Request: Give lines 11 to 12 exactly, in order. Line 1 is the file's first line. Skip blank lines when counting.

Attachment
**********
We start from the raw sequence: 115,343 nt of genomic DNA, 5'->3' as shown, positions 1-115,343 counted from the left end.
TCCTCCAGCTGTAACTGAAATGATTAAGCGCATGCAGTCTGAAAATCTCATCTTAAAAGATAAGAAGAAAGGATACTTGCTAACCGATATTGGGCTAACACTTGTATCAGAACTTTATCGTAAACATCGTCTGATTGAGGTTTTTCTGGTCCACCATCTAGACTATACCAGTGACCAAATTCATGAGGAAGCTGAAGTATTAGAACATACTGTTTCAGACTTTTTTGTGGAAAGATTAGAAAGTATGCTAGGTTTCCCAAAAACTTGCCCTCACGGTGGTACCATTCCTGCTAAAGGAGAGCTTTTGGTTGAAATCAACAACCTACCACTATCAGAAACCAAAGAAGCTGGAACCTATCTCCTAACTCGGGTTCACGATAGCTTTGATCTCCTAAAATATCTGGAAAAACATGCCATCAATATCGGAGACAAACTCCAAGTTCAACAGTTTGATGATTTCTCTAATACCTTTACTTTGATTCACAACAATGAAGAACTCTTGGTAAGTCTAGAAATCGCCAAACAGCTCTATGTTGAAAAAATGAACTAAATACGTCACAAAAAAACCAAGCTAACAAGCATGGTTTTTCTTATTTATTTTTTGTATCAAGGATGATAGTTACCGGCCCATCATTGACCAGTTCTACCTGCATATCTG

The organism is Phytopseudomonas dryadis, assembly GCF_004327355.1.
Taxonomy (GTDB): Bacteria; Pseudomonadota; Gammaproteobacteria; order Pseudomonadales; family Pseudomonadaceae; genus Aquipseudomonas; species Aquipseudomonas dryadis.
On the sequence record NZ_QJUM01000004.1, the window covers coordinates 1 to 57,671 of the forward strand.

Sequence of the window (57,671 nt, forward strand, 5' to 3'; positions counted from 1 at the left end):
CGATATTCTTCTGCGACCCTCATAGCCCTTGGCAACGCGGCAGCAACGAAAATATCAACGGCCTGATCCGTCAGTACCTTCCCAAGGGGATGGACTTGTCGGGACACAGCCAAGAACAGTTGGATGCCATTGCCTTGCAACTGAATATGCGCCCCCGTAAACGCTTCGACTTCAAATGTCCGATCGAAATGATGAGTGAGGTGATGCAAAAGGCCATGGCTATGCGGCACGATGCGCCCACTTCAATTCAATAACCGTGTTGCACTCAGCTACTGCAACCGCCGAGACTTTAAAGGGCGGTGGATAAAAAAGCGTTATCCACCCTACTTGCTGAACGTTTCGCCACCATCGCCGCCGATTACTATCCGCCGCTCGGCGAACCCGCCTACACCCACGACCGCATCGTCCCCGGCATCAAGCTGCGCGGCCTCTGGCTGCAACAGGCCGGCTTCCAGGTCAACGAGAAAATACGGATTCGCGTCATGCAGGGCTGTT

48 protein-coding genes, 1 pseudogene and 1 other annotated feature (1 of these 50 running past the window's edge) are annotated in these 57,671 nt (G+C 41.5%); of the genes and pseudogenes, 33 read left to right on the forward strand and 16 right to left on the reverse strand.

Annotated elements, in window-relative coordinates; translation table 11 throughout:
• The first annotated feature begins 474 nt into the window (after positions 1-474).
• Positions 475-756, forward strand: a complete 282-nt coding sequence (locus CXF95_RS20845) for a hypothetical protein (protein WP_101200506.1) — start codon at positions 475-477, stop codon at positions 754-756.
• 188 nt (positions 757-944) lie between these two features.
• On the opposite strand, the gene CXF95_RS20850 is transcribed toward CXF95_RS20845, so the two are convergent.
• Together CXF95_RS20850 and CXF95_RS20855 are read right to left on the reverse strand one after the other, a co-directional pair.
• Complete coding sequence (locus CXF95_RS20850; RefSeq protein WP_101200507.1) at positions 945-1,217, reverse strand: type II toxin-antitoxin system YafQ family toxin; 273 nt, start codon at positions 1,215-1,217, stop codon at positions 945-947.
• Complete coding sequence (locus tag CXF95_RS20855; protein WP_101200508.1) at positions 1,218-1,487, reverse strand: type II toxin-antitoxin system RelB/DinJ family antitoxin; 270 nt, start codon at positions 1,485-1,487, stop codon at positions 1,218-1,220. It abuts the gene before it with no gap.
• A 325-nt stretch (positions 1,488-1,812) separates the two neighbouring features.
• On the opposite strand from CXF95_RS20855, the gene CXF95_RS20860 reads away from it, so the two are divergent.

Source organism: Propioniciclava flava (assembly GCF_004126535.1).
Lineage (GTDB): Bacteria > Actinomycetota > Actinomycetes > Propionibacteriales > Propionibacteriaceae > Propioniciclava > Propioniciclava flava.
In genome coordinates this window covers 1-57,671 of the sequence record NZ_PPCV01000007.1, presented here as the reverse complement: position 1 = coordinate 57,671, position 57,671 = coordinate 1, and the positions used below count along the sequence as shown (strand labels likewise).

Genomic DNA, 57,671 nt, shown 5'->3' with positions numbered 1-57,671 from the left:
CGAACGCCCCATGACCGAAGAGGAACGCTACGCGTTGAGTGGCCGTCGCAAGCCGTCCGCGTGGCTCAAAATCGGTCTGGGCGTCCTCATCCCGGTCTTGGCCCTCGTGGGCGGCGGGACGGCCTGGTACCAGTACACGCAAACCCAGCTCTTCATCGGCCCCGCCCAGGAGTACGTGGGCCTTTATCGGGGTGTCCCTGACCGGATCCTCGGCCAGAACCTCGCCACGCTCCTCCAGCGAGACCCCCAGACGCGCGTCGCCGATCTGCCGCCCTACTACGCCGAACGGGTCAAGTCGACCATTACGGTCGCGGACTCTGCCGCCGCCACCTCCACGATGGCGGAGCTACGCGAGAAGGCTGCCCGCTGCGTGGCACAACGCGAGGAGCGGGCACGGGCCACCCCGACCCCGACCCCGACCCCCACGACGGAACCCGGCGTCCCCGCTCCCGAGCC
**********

• Positions 475-756, forward strand: a complete 282-nt coding sequence (locus CXF95_RS20845) for a hypothetical protein (protein WP_101200506.1) — start codon at positions 475-477, stop codon at positions 754-756.
• 188 nt (positions 757-944) lie between these two features.